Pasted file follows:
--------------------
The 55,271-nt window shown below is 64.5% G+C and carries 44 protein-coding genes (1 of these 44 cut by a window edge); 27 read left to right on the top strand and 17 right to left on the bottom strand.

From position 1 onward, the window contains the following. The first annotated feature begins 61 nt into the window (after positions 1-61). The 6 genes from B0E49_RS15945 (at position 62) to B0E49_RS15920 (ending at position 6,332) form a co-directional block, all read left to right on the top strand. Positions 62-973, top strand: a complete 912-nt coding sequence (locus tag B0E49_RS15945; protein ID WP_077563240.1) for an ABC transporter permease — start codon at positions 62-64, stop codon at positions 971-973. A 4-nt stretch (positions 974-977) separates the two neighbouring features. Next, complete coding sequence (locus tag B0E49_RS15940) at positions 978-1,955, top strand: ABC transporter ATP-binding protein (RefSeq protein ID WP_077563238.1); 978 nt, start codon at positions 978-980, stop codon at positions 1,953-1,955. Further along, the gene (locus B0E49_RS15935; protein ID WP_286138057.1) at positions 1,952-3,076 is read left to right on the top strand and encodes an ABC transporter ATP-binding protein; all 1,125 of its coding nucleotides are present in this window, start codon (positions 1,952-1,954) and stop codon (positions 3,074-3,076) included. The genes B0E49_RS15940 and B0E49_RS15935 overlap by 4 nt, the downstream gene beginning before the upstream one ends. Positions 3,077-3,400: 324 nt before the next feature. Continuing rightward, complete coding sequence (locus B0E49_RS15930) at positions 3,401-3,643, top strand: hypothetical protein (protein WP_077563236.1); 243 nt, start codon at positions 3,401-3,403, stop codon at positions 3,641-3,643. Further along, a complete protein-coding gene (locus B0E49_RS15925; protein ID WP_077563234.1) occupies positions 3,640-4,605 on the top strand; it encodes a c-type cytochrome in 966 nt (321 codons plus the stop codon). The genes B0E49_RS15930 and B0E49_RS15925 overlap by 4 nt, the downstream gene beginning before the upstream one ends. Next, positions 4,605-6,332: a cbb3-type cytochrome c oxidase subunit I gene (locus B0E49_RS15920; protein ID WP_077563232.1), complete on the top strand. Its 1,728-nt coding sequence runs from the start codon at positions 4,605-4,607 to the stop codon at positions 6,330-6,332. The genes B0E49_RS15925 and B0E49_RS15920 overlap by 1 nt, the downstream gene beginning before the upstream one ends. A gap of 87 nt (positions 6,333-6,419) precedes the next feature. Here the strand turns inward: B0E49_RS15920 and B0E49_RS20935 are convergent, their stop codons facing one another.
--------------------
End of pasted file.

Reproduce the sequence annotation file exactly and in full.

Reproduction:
The 55,271-nt window shown below is 64.5% G+C and carries 44 protein-coding genes (1 of these 44 cut by a window edge); 27 read left to right on the top strand and 17 right to left on the bottom strand.

From position 1 onward, the window contains the following. The first annotated feature begins 61 nt into the window (after positions 1-61). The 6 genes from B0E49_RS15945 (at position 62) to B0E49_RS15920 (ending at position 6,332) form a co-directional block, all read left to right on the top strand. Positions 62-973, top strand: a complete 912-nt coding sequence (locus tag B0E49_RS15945; protein ID WP_077563240.1) for an ABC transporter permease — start codon at positions 62-64, stop codon at positions 971-973. A 4-nt stretch (positions 974-977) separates the two neighbouring features. Next, complete coding sequence (locus tag B0E49_RS15940) at positions 978-1,955, top strand: ABC transporter ATP-binding protein (RefSeq protein ID WP_077563238.1); 978 nt, start codon at positions 978-980, stop codon at positions 1,953-1,955. Further along, the gene (locus B0E49_RS15935; protein ID WP_286138057.1) at positions 1,952-3,076 is read left to right on the top strand and encodes an ABC transporter ATP-binding protein; all 1,125 of its coding nucleotides are present in this window, start codon (positions 1,952-1,954) and stop codon (positions 3,074-3,076) included. The genes B0E49_RS15940 and B0E49_RS15935 overlap by 4 nt, the downstream gene beginning before the upstream one ends. Positions 3,077-3,400: 324 nt before the next feature. Continuing rightward, complete coding sequence (locus B0E49_RS15930) at positions 3,401-3,643, top strand: hypothetical protein (protein WP_077563236.1); 243 nt, start codon at positions 3,401-3,403, stop codon at positions 3,641-3,643. Further along, a complete protein-coding gene (locus B0E49_RS15925; protein ID WP_077563234.1) occupies positions 3,640-4,605 on the top strand; it encodes a c-type cytochrome in 966 nt (321 codons plus the stop codon). The genes B0E49_RS15930 and B0E49_RS15925 overlap by 4 nt, the downstream gene beginning before the upstream one ends. Next, positions 4,605-6,332: a cbb3-type cytochrome c oxidase subunit I gene (locus B0E49_RS15920; protein ID WP_077563232.1), complete on the top strand. Its 1,728-nt coding sequence runs from the start codon at positions 4,605-4,607 to the stop codon at positions 6,330-6,332. The genes B0E49_RS15925 and B0E49_RS15920 overlap by 1 nt, the downstream gene beginning before the upstream one ends. A gap of 87 nt (positions 6,333-6,419) precedes the next feature. Here the strand turns inward: B0E49_RS15920 and B0E49_RS20935 are convergent, their stop codons facing one another.